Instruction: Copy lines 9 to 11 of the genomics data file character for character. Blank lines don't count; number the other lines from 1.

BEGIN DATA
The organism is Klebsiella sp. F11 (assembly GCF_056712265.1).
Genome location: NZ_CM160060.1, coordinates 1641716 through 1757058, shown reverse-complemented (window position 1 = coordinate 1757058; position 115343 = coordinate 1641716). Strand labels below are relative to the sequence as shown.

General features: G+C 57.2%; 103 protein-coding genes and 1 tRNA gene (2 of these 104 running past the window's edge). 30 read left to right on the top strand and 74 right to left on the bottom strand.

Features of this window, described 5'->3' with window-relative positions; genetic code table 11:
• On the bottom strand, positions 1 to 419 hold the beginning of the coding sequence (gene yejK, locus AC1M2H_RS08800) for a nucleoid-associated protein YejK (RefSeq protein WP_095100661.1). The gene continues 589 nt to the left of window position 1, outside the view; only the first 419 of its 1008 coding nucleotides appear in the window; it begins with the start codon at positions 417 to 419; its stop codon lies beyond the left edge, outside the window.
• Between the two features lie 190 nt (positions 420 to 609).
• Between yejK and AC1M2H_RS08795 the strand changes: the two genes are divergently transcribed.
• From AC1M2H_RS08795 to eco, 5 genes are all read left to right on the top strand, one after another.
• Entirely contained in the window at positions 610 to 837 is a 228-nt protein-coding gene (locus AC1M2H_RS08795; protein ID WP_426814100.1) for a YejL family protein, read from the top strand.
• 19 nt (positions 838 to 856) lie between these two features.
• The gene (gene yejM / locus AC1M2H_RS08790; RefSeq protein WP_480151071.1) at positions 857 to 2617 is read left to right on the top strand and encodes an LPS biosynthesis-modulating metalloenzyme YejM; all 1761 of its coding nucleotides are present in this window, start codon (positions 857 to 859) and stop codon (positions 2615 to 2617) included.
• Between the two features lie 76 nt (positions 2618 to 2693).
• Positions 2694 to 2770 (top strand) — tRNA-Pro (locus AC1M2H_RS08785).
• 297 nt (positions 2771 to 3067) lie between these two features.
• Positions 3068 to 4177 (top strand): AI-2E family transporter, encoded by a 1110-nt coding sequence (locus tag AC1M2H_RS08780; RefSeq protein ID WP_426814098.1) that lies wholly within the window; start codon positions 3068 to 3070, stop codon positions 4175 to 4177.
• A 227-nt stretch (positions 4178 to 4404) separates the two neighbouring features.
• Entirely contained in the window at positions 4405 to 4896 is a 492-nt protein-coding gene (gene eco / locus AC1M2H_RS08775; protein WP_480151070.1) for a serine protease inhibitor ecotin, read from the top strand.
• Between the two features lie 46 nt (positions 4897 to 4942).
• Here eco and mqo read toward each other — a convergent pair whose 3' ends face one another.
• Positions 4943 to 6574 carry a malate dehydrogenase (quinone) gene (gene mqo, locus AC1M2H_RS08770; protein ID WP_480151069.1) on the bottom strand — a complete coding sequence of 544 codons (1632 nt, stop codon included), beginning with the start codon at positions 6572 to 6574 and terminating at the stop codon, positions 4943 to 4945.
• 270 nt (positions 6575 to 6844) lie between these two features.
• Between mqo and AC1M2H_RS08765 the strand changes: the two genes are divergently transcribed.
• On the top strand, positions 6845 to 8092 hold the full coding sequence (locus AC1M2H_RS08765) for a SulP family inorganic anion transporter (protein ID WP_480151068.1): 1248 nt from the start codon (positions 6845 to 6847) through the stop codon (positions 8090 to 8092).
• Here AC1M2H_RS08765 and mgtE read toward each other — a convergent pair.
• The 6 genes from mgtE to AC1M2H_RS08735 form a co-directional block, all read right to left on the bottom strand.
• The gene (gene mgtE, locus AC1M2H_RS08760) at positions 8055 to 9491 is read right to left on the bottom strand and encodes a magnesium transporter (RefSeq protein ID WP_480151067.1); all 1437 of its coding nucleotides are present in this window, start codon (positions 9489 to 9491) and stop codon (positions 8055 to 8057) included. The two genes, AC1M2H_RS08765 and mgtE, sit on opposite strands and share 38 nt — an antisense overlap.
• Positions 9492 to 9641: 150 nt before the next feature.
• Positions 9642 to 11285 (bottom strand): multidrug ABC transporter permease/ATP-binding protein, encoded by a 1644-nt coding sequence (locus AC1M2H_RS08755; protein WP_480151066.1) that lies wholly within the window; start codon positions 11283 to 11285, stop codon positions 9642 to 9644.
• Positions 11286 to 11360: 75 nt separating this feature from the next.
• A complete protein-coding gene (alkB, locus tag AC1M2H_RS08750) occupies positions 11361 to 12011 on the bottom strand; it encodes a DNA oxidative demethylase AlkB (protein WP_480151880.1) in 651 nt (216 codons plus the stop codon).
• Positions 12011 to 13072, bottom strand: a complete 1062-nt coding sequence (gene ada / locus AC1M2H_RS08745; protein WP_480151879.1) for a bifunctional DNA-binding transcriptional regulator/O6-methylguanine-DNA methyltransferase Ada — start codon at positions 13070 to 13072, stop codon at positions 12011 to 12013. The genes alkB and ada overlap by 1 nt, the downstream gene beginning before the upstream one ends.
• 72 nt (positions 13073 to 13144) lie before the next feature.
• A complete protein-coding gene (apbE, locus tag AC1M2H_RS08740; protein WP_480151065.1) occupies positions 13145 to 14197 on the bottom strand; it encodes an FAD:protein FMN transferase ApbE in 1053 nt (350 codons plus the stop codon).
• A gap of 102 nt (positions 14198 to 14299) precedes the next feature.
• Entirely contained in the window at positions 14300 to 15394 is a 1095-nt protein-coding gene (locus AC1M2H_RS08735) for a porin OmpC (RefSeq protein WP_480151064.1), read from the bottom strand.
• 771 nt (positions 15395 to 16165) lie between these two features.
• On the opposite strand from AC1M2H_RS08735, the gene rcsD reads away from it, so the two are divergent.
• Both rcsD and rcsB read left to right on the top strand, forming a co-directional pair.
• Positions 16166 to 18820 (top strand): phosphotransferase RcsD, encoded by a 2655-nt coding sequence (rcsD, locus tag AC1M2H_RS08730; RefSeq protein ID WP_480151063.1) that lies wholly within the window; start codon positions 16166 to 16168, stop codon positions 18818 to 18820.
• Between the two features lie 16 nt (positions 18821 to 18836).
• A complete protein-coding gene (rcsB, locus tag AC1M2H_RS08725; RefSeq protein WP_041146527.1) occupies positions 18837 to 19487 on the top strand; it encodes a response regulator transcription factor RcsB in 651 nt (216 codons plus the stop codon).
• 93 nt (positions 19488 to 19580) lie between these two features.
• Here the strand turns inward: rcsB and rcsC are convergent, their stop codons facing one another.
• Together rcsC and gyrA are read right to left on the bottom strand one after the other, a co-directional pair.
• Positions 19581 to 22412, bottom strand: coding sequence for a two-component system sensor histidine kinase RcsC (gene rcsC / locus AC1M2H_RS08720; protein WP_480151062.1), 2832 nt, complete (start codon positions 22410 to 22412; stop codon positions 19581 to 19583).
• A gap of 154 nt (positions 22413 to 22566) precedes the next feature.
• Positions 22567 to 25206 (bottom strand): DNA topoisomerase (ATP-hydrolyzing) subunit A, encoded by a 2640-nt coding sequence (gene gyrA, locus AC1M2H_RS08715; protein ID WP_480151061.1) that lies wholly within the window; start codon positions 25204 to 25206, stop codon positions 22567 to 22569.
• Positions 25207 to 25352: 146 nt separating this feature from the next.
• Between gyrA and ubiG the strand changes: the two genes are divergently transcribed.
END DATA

• Entirely contained in the window at positions 610 to 837 is a 228-nt protein-coding gene (locus AC1M2H_RS08795; protein ID WP_426814100.1) for a YejL family protein, read from the top strand.
• 19 nt (positions 838 to 856) lie between these two features.
• The gene (gene yejM / locus AC1M2H_RS08790; RefSeq protein WP_480151071.1) at positions 857 to 2617 is read left to right on the top strand and encodes an LPS biosynthesis-modulating metalloenzyme YejM; all 1761 of its coding nucleotides are present in this window, start codon (positions 857 to 859) and stop codon (positions 2615 to 2617) included.